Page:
Foster school of business post-occupancy study

Presented at the Society for College and University Planning international conference in 2014, this 2-year study investigated the social dynamics of students in the University of Washington Foster School of Business to evaluate the impact of LMN's facility design on student experiences and outcomes. I assembled and managed a team that developed a qualitative and quantitative methodology working with environmental psychology researcher Janice Fournier, PhD, involving surveys, interviews, and direct observation. Including an MBA student on the team was key in providing access and insights. Research results showed that peer-to-peer interactions are considered more important for successful student outcomes and career advancement than interactions with instructors. The physical facility, designed to encourage team-based learning and informal interactions, was found to play a role in providing spaces for both "bonding" and "bridging" processes in social interaction, measurable by calculating an interaction diversity index that I designed. This research has been presented several times subsequent to the conference, and has been considered a catalyst in opening up the business school market sector for LMN from a regional to a national level. Further detail is available in the case study "How Business Students Interact."

Relationships of collaborative work within the firm based on data from Deltek Vision timesheet records.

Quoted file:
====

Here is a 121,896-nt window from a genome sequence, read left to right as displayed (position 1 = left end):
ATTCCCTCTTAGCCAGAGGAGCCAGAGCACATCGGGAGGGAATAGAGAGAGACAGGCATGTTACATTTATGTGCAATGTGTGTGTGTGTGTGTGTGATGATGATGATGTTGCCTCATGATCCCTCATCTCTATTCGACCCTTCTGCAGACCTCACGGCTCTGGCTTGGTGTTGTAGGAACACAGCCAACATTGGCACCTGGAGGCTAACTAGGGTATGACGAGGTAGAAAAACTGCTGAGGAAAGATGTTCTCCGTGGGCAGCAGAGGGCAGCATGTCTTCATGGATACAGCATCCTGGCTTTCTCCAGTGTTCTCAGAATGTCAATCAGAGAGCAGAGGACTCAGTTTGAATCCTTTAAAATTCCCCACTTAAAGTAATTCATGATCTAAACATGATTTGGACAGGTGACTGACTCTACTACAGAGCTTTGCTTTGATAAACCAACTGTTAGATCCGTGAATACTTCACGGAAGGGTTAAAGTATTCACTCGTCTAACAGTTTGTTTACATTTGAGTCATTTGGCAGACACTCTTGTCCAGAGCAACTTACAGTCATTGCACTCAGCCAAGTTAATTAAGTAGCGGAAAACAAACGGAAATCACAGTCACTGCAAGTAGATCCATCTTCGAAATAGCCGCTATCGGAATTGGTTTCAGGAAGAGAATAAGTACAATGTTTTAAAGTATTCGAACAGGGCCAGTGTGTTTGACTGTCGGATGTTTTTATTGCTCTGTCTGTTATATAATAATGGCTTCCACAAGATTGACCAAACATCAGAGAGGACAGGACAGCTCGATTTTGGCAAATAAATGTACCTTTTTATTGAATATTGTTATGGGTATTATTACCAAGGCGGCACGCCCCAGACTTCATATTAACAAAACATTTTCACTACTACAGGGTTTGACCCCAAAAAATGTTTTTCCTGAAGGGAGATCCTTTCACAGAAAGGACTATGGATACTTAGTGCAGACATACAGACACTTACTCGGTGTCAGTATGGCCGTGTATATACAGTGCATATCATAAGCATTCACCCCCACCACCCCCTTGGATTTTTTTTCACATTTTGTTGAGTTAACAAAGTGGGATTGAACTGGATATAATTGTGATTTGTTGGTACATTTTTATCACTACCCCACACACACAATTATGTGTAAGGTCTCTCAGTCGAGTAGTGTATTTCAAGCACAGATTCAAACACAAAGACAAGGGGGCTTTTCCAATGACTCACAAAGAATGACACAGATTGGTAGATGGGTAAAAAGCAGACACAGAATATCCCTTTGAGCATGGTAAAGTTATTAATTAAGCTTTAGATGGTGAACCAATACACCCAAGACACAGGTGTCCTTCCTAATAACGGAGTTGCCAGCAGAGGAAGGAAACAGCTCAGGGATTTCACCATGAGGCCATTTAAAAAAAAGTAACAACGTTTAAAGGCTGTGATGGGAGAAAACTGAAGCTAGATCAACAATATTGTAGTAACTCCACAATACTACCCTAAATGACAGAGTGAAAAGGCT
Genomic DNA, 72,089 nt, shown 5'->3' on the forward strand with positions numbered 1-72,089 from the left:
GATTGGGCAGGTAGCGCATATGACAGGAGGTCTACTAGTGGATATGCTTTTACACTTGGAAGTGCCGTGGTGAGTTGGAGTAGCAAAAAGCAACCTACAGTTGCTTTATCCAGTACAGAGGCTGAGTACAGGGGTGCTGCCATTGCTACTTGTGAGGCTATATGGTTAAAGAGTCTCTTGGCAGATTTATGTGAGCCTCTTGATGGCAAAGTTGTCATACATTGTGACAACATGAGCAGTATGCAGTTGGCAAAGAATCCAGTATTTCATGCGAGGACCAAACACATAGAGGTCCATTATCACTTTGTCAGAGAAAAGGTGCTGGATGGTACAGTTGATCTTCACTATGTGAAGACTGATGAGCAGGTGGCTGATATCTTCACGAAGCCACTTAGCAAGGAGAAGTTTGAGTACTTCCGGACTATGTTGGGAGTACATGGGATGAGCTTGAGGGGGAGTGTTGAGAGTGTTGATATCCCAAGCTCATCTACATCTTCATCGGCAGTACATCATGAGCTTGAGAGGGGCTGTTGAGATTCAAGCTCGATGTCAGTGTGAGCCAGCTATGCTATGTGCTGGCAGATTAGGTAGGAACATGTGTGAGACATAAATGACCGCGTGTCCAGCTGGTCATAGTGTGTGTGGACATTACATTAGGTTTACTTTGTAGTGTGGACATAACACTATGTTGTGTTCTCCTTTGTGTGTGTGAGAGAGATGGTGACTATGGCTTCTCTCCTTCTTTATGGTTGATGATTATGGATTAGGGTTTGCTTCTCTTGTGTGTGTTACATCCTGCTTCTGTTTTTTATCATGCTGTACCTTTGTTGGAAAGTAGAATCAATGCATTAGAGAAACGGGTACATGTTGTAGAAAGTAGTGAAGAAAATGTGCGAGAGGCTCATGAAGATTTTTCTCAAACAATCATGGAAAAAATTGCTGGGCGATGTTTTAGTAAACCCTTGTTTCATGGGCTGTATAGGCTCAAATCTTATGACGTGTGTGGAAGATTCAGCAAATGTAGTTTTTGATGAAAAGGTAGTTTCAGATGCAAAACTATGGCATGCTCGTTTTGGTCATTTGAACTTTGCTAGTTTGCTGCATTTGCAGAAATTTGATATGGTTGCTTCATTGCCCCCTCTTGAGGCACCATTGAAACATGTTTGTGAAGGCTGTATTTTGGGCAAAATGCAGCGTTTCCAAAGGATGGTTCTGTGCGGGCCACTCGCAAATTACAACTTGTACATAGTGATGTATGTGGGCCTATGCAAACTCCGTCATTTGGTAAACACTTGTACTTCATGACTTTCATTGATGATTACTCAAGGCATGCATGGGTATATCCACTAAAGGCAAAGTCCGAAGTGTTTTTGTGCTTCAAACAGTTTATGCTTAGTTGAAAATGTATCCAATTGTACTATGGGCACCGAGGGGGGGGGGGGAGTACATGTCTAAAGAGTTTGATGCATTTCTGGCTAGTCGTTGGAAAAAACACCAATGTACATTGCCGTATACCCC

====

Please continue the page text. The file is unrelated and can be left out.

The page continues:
Relationships of collaborative work within the firm based on data from Deltek Vision timesheet records.

LMN Architects office post-occupancy study

Applying and evolving concepts from the Foster School study, I developed a post-occupancy study of the open-office design of LMN Architects to identify relationships between physical space and collaborative social dynamics. Design features such as workbench seating, collaboration spaces, and flexible event space were examined in the context of the history of high-rise office design as well as network communications theory to establish a working methodology for identifying bonding/bridging processes, implicit/explicit knowledge transfer, and efficiency/innovation opportunities. Ethnographic analysis revealed an implicit coding of "ownership" and "openness" as a critical duality in office culture. This research was presented at the University of Washington Communication Leadership forum, and remains in-process as new data collection tools come online.